Discovery - Chapter 6 - Arbitration of Intellectual Property Disputes in the United States
David L. Evans is co-chair of the litigation department at Murphy & King, Professional Corporation, in Boston, Massachusetts. He represents large public corporations, closely held companies and individuals in the resolution of complex business disputes.
Mr. Evans also maintains an active practice as a certified neutral arbitrator and mediator, serving in more than 350 cases. As a neutral, he has presided over a broad range of business disputes involving areas such as intellectual property rights and licenses, finance and accounting, technology development and transfer agreements, stock/asset purchases, energy, biotechnology, medical devices, real estate, private investment firms, and business separations.
Mr. Evans is a member of numerous arbitration and mediation panels, including the Commercial and Large, Complex Case Panels of the American Arbitration Association (AAA), the Panel of Distinguished Neutrals of the International Institute for Conflict Prevention and Resolution (CPR), the International Centre for Dispute Resolution (ICDR) Panel of Arbitrators and Mediators, the ICC International Court of Arbitration (North America), the Court of Arbitration for Sport (CAS) in Switzerland, the London Court of International Arbitration (LCIA), World Intellectual Property Organization (WIPO) and the AAA Master Mediator Panel.
He has been selected as a Massachusetts Super Lawyer in Business Litigation in every year the award has been offered (2006-2018), named a top-rated lawyer in ADR law by The American Lawyer and recognized with an AV Preeminent Peer Rating from Martingdale-Hubbell.
He also serves as a member of the Board of Directors of the American Arbitration Association, and as the co-chair of the Large Case Committee of its Council. For his contributions to the AAA, Mr. Evans received its Outstanding Director Award in 2014.
Theodore J. Folkman is a shareholder of Murphy & King, P.C., in Boston, where he has a complex civil litigation and commercial arbitration practice. He is a member of the commercial and consumer arbitration panels of the American Arbitration Association and has recognized expertise in international judicial assistance and other areas in private international law. Prior to joining Murphy & King, Mr. Folkman was an associate with Hill & Barlow, PC, in Boston, and judicial law clerk to the Hon. Ann Aldrich, U.S. District Judge for the Northern District of Ohio. Mr. Folkman speaks frequently at law schools and bar events on topics of private international law and is the author of several works in this area, including International Judicial Assistance (MCLE, 2d ed. 2016) the chapter on service of process in International Aspects of Litigation: A Practitioner’s Deskbook (ABA 2017), and the chapter on choice of law in The Arbitration of International Intellectual Property Disputes (Juris 2012). Mr. Folkman is a member of the Amicus Committee and former chairman of the Massachusetts Practice and Procedure Committee of the Boston Bar Association, from which he received the President’s Award in 2016. He holds a law degree from Harvard Law School, a master’s degree in political science from Columbia University, and a bachelor’s degree in politics from Princeton University.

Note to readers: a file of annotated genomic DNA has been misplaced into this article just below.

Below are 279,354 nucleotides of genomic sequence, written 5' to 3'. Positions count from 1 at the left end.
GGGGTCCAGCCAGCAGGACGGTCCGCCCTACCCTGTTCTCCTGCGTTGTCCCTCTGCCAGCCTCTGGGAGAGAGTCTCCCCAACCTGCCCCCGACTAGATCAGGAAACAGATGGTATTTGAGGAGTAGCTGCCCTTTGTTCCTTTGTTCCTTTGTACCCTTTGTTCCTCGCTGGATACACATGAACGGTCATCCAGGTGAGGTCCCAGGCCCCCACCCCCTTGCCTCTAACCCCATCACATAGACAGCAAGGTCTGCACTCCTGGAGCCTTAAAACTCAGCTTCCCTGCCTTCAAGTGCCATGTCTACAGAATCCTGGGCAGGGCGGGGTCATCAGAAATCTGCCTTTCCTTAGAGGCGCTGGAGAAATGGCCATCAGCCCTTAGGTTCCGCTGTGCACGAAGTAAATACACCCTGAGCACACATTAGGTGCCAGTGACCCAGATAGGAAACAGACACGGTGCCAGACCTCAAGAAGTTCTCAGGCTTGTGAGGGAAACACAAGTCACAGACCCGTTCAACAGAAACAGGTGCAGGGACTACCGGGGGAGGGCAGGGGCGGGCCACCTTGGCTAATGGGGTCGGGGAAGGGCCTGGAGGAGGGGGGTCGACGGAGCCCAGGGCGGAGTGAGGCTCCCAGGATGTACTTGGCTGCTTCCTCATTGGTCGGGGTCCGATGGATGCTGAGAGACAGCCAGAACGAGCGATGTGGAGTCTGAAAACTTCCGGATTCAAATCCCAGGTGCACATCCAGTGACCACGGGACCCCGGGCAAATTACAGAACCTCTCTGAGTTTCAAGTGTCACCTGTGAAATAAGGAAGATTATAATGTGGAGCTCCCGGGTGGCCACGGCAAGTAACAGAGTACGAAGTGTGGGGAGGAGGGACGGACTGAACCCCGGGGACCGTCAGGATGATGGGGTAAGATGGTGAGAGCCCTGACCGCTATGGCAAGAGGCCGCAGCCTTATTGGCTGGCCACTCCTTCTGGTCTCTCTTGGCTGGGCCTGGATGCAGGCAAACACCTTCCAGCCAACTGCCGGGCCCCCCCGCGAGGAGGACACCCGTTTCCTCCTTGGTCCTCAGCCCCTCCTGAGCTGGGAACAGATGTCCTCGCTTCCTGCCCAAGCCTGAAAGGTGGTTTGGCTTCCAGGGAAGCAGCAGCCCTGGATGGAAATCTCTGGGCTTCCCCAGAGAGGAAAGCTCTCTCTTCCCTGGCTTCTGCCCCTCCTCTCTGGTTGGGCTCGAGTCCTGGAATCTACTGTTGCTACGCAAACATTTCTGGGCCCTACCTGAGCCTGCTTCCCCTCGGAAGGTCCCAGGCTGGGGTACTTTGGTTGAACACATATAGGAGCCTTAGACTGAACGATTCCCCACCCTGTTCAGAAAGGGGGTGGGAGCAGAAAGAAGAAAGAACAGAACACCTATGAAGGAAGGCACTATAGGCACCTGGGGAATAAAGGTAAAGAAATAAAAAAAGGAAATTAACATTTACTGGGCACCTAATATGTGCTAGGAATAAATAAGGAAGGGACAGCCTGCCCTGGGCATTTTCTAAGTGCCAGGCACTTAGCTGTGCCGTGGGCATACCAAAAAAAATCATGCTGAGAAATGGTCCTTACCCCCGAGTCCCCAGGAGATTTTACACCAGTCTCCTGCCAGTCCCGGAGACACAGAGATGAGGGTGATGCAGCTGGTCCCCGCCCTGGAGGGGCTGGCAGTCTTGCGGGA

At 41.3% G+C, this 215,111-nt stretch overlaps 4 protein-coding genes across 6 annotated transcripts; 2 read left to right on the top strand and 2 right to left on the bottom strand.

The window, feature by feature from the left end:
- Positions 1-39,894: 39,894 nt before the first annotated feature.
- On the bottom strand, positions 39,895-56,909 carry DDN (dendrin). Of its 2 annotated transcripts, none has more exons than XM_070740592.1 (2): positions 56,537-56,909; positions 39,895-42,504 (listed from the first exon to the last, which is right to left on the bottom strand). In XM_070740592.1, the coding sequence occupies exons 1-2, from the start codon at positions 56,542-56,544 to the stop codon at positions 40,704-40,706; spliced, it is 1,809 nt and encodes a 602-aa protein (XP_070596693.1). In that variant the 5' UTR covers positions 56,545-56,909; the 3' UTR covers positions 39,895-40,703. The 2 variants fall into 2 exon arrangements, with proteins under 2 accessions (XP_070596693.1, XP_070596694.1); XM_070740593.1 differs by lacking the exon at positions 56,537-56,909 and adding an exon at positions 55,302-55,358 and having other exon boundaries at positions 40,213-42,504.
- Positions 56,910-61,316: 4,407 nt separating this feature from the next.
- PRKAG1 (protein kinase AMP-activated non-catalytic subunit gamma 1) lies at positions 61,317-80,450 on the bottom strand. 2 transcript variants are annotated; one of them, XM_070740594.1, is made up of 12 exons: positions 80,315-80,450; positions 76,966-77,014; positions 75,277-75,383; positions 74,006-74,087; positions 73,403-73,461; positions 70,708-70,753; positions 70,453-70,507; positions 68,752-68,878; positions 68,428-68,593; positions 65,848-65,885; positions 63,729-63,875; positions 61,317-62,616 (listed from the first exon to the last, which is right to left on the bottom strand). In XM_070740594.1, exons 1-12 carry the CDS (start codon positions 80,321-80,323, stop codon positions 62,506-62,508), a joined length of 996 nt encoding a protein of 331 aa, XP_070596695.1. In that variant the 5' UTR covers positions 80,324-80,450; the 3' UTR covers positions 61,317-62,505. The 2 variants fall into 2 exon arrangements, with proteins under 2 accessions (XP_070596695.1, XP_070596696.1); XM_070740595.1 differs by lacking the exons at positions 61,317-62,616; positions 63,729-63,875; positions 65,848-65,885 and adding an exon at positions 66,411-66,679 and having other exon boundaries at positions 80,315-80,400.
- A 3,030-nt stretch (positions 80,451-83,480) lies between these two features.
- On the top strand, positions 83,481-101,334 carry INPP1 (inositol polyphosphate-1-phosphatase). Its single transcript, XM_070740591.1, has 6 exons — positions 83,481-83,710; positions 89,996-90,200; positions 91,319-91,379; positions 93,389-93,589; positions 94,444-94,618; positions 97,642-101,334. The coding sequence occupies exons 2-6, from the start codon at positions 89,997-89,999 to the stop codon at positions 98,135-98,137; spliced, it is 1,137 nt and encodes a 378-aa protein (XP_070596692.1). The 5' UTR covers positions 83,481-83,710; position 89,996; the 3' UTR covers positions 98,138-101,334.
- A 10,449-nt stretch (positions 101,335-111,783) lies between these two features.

Savings in cost and time is one of the main benefits of arbitration when compared with civil litigation. One of the main ways arbitration seeks to obtain those savings is by refusing to import from the US courts the typically extensive and expensive practice of pretrial or pre-hearing discovery. As the size of arbitrated cases has increased, however, there has been a tendency towards increased pre-hearing discovery.
Parties in IP disputes require discovery for the same kinds of reasons parties want discovery in other commercial disputes. If the case involves infringement of a patent, the patent holder will want the business records of the infringer showing that it was making or using the patented invention. If the case involves a claim of willful infringement, the claimant will want internal correspondence that could be used to demonstrate willfulness. In a dispute about reasonable royalties, the parties may want to look to discovery from third parties to obtain royalty rates that their experts can use in doing their analyses. And so forth. This chapter surveys the scope of discovery in IP arbitration under the relevant statutes, several leading sets of arbitration rules, and in industry guidance that either the parties themselves or a tribunal may choose to adopt.
I. The Purposes of Discovery
The purposes of pre-hearing discovery in an arbitration in the United States are the same as the purposes of pre-trial discovery in litigation. First, the opposing party, or a third party, may be in possession of evidence that a party needs to prevail in its claim or defense. Second, it may be necessary to perpetuate testimony that for various reasons a party may not be able to present at the hearing. Third, and perhaps most familiar to American litigators, discovery “make[s] a trial less a game of blind man’s bluff and more a fair contest with the basic issues and facts disclosed to the fullest practicable extent.”